transition: the act of passing from one state or place to the next
I realized this week that we've been in transition for over a year now. In terms of housing, ministry andtransition community we are still "passing from one place to the next."
That's a long time to be in transit. In fact, I got downright cranky about it a few days ago.
"What am I supposed to do while we're waiting ?" I whined to Greg one evening. "I need to feel connected! I need community!"
Greg, who is a really wise man, answered me with a question: "Didn't you mention recently that God told you to run?
"Um, maybe," I answered, surprised that he remembered.
"Then while we're waiting, I think you should run . . ."
Why, you may be asking, would the Lord of the Universe tell a 54 year-old woman--who hates running--to start sprinting? What possible purpose would that serve?
I honestly haven't a clue, but I've felt His prompting for several months now. It started with a running book loaned to me by a friend. A book I offered a polite "thank you" for and promptly shelved. Didn't Debbi know I hated running?
But on one of our weekend treks to Walla Walla, I finally read "Born to Run"and found it absolutely fascinating. In fact, I became a little obsessed with running. I researched funky running shoes. I rented Chariots of Fire. I watched YouTube videos about proper running techniques.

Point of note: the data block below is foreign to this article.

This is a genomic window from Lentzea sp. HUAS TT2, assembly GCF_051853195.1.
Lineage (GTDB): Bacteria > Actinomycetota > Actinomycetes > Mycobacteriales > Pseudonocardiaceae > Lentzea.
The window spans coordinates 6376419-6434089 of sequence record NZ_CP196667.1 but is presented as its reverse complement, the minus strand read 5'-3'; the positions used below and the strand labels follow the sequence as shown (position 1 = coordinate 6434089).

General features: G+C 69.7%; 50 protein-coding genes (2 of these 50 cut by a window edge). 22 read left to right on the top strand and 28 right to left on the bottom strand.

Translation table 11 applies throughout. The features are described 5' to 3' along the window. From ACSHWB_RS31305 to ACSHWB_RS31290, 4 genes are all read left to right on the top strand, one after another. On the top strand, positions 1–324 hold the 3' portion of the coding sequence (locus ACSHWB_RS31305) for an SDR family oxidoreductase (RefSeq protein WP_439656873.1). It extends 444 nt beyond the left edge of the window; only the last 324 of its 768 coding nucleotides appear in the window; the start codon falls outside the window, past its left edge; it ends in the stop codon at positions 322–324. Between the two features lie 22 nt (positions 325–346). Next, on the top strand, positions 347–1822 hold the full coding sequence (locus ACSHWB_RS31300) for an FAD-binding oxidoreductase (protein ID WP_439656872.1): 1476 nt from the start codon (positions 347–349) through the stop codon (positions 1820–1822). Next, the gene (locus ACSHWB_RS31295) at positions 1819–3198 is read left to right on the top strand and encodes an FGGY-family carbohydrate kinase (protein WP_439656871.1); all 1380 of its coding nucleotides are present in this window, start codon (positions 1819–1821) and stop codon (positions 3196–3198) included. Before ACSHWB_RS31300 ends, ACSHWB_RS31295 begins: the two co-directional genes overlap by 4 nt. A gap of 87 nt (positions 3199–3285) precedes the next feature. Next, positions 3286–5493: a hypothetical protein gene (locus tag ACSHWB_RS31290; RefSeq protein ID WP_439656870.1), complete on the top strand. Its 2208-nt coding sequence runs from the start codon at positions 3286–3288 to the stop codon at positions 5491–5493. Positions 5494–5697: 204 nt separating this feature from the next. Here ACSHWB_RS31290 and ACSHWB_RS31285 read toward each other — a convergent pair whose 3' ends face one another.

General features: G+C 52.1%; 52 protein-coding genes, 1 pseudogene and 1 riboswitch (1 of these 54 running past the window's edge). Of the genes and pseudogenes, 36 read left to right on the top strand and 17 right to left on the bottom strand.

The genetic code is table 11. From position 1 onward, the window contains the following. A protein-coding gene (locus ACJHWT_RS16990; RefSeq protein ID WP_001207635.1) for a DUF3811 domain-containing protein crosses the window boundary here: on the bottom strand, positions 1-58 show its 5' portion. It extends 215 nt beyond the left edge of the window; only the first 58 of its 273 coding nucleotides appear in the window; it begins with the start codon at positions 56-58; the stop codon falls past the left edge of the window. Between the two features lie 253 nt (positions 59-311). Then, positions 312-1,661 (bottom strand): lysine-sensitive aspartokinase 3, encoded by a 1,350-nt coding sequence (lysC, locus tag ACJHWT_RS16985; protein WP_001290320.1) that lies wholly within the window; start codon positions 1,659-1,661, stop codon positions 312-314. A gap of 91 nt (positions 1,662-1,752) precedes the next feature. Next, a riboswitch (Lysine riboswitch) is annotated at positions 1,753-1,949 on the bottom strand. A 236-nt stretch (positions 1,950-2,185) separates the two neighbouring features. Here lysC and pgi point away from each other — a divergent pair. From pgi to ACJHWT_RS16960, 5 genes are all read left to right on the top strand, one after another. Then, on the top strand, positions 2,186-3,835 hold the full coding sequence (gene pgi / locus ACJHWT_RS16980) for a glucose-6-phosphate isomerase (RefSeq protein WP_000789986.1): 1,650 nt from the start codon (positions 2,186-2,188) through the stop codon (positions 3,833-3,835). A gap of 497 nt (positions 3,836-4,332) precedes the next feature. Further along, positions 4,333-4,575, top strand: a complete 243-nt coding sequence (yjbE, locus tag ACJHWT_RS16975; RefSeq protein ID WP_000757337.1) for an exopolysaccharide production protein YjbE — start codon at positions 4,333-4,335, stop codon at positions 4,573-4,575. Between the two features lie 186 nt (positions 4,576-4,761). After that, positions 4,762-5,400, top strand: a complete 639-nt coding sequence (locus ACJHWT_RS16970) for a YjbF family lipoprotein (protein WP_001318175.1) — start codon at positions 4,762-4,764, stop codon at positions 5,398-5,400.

But I still wasn't motivated to actually run. I was honestly a bit fearful of injuring myself at my advanced age. :)
During my daily Bible reading, however, verses about running started popping up. From prophets outrunning chariots in the Old Testament to the father racing to meet his prodigal son in Luke, I discovered the scriptures are jam-packed with jogging verses.
God really got my attention on my birthday. When I read Hebrews 12:1: "Run with endurance the race God has set before you," it seemed to be a challenge issued from on high.
So I laced up my running shoes and began to cautiously shuffle around the block, torn between the fear of hurting myself and scaring my neighbors. I really wanted to run, but starting at my age made no sense to me. Without a clear sense of purpose, it was easy to find excuses not to run.
Until my husband brought it up this week.
Emboldened by his encouragement, I ran all the way to the community garden yesterday (OK, it's only a mile and mostly downhill), hoed and weeded for 20 minutes, then ran/walked back. As I trotted toward home, I asked the Lord to explain a few things to me.
"Lord, I think I get that You want to teach me stuff through running--like perseverance and endurance. But one thing still confuses me--what does running have to do with waiting?'
Before I completed my next stride, it came to me:
They that wait upon the LORD shall renew their strength; they shall mount up with wings as eagles; they shall run, and not be weary; they shall walk and not faint.
Well, alrighty then. I shall run!
So, the next time you see a determined, middle aged woman jogging around Clackamas, smile and wave.
It's just me, waiting . . .